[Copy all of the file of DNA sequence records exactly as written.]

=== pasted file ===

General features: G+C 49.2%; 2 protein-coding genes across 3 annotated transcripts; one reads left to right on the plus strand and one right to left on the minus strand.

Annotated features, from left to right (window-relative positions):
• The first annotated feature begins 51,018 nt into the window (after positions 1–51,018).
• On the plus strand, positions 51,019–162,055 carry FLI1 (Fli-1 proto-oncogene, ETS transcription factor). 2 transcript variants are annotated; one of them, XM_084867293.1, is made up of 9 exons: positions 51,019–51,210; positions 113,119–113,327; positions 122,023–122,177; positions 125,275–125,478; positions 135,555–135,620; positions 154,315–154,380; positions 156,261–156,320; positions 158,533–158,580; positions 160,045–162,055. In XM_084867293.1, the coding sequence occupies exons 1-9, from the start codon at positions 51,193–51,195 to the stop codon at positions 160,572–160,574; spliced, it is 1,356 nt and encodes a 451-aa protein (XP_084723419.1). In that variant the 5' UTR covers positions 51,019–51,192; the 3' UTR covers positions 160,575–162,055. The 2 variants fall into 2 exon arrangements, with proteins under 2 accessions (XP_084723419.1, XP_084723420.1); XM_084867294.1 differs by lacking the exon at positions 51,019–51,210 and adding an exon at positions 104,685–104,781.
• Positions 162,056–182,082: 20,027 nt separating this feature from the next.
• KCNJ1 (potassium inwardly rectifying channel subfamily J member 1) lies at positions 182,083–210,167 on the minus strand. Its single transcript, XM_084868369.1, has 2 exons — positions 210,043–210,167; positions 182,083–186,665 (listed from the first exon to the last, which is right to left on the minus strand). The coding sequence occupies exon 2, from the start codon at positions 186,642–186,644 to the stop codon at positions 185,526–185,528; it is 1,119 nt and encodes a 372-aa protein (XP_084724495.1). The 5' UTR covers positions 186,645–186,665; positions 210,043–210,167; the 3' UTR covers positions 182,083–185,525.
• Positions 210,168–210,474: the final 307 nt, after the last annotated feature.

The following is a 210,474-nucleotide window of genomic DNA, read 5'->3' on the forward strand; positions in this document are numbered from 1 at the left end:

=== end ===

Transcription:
General features: G+C 49.2%; 2 protein-coding genes across 3 annotated transcripts; one reads left to right on the plus strand and one right to left on the minus strand.

Annotated features, from left to right (window-relative positions):
• The first annotated feature begins 51,018 nt into the window (after positions 1–51,018).
• On the plus strand, positions 51,019–162,055 carry FLI1 (Fli-1 proto-oncogene, ETS transcription factor). 2 transcript variants are annotated; one of them, XM_084867293.1, is made up of 9 exons: positions 51,019–51,210; positions 113,119–113,327; positions 122,023–122,177; positions 125,275–125,478; positions 135,555–135,620; positions 154,315–154,380; positions 156,261–156,320; positions 158,533–158,580; positions 160,045–162,055. In XM_084867293.1, the coding sequence occupies exons 1-9, from the start codon at positions 51,193–51,195 to the stop codon at positions 160,572–160,574; spliced, it is 1,356 nt and encodes a 451-aa protein (XP_084723419.1). In that variant the 5' UTR covers positions 51,019–51,192; the 3' UTR covers positions 160,575–162,055. The 2 variants fall into 2 exon arrangements, with proteins under 2 accessions (XP_084723419.1, XP_084723420.1); XM_084867294.1 differs by lacking the exon at positions 51,019–51,210 and adding an exon at positions 104,685–104,781.
• Positions 162,056–182,082: 20,027 nt separating this feature from the next.
• KCNJ1 (potassium inwardly rectifying channel subfamily J member 1) lies at positions 182,083–210,167 on the minus strand. Its single transcript, XM_084868369.1, has 2 exons — positions 210,043–210,167; positions 182,083–186,665 (listed from the first exon to the last, which is right to left on the minus strand). The coding sequence occupies exon 2, from the start codon at positions 186,642–186,644 to the stop codon at positions 185,526–185,528; it is 1,119 nt and encodes a 372-aa protein (XP_084724495.1). The 5' UTR covers positions 186,645–186,665; positions 210,043–210,167; the 3' UTR covers positions 182,083–185,525.
• Positions 210,168–210,474: the final 307 nt, after the last annotated feature.

The following is a 210,474-nucleotide window of genomic DNA, read 5'->3' on the forward strand; positions in this document are numbered from 1 at the left end: